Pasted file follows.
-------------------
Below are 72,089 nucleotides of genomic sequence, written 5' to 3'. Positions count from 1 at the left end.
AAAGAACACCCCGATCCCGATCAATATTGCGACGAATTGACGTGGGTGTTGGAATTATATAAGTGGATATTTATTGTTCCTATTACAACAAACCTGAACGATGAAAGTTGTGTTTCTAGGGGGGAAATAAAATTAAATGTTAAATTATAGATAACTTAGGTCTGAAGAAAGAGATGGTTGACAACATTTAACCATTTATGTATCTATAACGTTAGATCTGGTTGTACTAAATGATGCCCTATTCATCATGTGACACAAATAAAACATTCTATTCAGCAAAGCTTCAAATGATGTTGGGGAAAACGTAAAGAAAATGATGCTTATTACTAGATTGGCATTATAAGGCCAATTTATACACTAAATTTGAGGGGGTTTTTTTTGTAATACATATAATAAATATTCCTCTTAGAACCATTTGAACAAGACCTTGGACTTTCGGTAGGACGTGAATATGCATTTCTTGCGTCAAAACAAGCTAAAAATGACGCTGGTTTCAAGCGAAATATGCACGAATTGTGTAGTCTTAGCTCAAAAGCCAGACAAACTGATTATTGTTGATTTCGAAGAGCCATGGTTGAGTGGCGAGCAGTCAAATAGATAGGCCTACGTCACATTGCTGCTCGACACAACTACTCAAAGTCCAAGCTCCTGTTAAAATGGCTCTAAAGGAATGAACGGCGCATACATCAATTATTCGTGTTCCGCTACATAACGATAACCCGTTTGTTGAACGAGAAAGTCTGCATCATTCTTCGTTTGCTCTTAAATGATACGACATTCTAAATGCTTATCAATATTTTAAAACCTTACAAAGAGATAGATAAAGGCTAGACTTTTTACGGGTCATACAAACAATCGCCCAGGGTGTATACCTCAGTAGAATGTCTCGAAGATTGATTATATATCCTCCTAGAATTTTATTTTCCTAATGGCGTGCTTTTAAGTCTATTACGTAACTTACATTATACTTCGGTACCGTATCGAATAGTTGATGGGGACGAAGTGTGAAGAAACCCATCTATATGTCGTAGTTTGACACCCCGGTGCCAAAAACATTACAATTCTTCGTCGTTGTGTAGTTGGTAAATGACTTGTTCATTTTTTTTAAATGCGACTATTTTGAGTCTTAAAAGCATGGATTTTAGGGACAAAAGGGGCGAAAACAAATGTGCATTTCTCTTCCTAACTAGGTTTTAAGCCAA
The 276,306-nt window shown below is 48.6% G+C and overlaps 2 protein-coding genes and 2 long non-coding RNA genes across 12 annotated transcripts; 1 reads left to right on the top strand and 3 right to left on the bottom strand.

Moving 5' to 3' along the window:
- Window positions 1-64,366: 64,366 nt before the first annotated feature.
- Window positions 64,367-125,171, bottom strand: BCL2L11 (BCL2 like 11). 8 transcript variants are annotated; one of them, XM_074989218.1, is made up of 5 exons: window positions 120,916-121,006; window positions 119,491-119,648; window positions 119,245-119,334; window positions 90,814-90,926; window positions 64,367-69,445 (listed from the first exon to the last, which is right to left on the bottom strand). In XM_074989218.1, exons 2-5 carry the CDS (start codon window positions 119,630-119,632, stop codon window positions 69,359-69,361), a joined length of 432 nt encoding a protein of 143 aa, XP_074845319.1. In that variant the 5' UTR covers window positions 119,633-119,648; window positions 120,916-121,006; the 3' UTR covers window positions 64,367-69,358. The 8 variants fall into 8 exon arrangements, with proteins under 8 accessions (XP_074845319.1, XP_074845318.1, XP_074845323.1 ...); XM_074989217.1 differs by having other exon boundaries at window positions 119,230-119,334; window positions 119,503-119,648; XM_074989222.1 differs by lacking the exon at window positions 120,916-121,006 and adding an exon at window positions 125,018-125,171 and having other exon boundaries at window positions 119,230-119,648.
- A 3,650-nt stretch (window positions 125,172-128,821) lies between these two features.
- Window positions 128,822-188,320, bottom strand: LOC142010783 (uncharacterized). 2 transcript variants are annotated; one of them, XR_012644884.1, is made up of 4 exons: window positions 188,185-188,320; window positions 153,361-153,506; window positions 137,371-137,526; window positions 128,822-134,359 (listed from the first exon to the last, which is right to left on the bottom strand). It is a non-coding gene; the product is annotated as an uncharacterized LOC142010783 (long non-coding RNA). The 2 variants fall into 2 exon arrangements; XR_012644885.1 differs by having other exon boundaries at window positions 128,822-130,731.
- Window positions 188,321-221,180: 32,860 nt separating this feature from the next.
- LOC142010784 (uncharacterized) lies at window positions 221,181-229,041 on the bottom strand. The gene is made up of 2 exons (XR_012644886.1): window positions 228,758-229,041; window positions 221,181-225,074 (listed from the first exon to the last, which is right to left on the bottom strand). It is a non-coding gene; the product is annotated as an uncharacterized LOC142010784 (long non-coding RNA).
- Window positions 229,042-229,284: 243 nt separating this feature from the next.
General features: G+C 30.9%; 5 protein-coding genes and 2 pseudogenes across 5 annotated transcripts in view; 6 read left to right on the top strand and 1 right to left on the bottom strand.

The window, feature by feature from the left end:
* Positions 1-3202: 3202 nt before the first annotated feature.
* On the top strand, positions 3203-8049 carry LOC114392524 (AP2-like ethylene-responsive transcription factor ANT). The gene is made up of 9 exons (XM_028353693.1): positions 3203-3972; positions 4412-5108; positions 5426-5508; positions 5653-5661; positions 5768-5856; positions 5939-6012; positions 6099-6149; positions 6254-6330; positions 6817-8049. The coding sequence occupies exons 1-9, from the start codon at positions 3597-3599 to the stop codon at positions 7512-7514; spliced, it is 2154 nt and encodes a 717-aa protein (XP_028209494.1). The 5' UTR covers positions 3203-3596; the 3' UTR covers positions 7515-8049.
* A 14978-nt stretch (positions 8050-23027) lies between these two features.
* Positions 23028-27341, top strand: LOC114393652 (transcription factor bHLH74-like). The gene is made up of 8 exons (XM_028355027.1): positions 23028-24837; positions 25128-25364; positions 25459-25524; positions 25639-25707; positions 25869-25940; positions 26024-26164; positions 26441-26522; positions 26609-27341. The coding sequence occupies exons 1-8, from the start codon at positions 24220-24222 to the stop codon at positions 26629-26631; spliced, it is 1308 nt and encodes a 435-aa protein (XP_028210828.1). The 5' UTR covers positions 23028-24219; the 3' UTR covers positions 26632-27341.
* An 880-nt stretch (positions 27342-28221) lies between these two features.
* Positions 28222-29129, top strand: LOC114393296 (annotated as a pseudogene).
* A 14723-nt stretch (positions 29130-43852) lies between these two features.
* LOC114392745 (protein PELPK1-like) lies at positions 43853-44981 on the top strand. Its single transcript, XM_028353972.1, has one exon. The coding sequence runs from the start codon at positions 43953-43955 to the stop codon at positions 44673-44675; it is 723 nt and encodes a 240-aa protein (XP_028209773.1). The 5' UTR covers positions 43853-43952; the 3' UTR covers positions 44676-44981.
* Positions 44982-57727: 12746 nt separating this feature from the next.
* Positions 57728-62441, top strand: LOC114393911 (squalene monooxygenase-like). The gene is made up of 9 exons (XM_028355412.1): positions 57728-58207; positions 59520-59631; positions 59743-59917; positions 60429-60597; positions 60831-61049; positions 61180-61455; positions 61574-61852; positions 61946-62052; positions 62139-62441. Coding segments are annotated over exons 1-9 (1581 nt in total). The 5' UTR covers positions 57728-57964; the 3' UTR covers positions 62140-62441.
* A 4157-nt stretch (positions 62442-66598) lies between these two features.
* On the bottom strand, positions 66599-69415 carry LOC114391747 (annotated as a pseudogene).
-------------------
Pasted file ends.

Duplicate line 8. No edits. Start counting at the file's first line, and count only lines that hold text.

- Window positions 128,822-188,320, bottom strand: LOC142010783 (uncharacterized). 2 transcript variants are annotated; one of them, XR_012644884.1, is made up of 4 exons: window positions 188,185-188,320; window positions 153,361-153,506; window positions 137,371-137,526; window positions 128,822-134,359 (listed from the first exon to the last, which is right to left on the bottom strand). It is a non-coding gene; the product is annotated as an uncharacterized LOC142010783 (long non-coding RNA). The 2 variants fall into 2 exon arrangements; XR_012644885.1 differs by having other exon boundaries at window positions 128,822-130,731.